CONCLUSIONS


Throughout each stage of this project, our main objective has been to answer our research question: 'How can St. Paul's College implement a composting program?' In finding out how to make a composting program feasible, effective, and attractive for St. Paul's, we have discovered that St. Paul's hasn't developed a composting program up to this point for many reasons. We realized that the people involved in a possible composting initiative are the administration, the staff, and the students. The administration expressed positive feelings towards a composting program in order to promote composting education, environmental responsibility and sustainability at St. Paul's College and at UW. However, they were unsure who would take on the responsibility involved. This concern was expressed during interviews with people at St. Paul's. The administration at the residence stated that they would likely implement a composting program if these concerns were addressed.

In devising a composting program that would be successful at St. Paul's, we have worked to find solutions to current problems with composting at St. Jerome's. Principles from the program at St. Jerome's can apply to a similar program at St. Paul's. These principles include: who seperates the waste, the weekly turning of the compost and problems that they encountered (i.e. the location of composters).

In determining if composting is feasible at St. Paul's, our main research question can be addressed. We found that composting is still feasible at St. Paul's College because there is still a large amount of organic waste produced that is currently going to the landfill. By conducting the mini waste audit at St. Paul's we found minimal difference between the volume of compostables collected this year and the volume collected in the 1992 study. This allowed us to use the 1992 data for the remainder of the project. From the 1992 study, 7600 litres of compost was generated per year.

The third component in answering our research question involved investigating a similar composting program at St. Jerome's. Our source at St. Jerome's relayed to us the procedure for composting at the college. The students and kitchen staff separate the wastes and put them into the appropriate bins. The Environmental Officer is responsible for the management of the composters. As well, lack of student participation at St. Jerome's seems to be an organizational drawback. When applying this information to St. Paul's we discovered that we could reduce staff responsibility and have a representative from Student's Council be in charge. Because students at St. Paul's seem to be more enthusiastic and willing to participate, we expect more student involvement.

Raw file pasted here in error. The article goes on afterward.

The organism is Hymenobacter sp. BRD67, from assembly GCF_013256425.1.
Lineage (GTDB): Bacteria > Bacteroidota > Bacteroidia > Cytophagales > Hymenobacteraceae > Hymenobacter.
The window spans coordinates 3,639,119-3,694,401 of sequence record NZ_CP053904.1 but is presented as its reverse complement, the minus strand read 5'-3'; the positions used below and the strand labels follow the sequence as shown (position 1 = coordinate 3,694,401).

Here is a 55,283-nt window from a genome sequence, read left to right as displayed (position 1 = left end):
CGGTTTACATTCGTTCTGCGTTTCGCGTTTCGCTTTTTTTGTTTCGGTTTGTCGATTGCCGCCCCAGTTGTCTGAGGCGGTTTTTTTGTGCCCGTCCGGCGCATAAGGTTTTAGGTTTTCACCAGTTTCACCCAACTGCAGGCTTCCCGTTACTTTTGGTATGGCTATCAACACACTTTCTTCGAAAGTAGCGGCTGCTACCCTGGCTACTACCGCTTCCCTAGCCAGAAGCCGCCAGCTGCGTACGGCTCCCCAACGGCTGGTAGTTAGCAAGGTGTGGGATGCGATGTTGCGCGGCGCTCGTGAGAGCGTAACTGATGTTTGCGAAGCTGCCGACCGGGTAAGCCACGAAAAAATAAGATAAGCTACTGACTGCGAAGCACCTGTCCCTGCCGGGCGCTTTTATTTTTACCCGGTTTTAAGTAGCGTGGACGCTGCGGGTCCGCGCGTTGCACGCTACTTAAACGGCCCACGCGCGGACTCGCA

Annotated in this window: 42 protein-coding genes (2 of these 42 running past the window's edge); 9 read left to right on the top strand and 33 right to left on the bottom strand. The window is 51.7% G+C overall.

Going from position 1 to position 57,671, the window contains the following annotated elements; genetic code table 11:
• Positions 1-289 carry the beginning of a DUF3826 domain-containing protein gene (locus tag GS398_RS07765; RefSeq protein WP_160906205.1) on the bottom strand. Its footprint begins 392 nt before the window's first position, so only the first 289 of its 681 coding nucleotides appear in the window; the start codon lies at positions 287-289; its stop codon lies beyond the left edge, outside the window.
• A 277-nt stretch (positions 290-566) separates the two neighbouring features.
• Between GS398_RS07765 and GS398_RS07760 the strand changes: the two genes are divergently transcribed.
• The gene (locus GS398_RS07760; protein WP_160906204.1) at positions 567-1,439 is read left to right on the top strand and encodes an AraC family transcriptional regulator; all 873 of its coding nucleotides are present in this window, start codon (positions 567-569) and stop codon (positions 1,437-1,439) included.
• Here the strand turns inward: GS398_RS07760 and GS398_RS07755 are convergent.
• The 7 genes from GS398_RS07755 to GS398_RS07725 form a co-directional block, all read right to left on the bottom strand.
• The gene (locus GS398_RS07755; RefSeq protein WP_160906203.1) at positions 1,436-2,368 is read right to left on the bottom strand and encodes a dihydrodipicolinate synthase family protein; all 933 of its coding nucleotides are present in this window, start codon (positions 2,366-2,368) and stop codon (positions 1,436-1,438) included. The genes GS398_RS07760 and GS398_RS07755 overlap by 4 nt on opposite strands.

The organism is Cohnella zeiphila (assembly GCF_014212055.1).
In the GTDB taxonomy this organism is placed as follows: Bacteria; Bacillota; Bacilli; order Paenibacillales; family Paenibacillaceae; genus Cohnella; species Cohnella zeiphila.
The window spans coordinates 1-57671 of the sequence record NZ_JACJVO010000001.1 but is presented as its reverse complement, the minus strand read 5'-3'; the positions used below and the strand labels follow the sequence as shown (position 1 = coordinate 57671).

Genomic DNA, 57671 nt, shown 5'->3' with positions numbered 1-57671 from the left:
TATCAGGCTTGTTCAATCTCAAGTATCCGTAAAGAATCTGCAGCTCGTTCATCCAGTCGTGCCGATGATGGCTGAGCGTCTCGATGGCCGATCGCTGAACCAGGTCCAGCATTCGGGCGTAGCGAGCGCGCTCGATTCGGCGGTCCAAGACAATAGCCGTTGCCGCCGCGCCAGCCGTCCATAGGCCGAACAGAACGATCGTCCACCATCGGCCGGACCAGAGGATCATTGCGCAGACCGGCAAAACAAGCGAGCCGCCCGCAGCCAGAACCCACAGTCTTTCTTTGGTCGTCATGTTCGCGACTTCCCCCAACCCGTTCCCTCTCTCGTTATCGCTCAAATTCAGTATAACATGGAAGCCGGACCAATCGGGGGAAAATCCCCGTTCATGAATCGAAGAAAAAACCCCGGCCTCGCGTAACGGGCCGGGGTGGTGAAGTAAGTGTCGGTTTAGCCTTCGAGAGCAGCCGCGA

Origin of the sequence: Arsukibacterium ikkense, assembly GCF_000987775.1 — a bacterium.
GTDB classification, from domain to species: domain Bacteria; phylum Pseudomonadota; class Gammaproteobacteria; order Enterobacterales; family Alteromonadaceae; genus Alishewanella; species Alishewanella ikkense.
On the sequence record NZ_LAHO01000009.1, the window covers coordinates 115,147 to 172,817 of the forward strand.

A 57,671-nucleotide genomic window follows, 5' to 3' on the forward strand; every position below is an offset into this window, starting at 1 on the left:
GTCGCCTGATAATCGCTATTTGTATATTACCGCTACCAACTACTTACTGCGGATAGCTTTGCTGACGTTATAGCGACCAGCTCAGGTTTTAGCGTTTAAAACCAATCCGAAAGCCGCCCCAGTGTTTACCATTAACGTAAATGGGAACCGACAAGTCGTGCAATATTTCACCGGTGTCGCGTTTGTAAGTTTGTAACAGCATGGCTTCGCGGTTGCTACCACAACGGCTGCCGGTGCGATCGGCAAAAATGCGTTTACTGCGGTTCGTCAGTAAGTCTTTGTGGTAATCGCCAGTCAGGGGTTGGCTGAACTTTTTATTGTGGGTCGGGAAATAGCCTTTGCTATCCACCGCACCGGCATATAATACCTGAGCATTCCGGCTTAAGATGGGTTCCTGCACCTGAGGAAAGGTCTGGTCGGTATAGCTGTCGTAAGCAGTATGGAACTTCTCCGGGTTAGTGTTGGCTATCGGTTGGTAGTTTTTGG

Technical issues that have arisen during the five years of operation at St. Jerome's include: odour, pests, frozen compost in winter months and lack of decomposition. In creating an improved program at St. Paul's, the odour and pests will be eliminated by reducing the rotting of food and increasing the decomposition. We recommend that St. Paul's have the composters on a soil base to resolve the problems faced at St. Jerome's. Black plastic sheets to cover the composters in the winter will help prevent freezing.

After investigating these aspects of our research question, we have come up with recommedations that will allow St. Paul's to implement a successful composting program. These recommendations touch on all of our project objectives.


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Last updated April 15, 1997.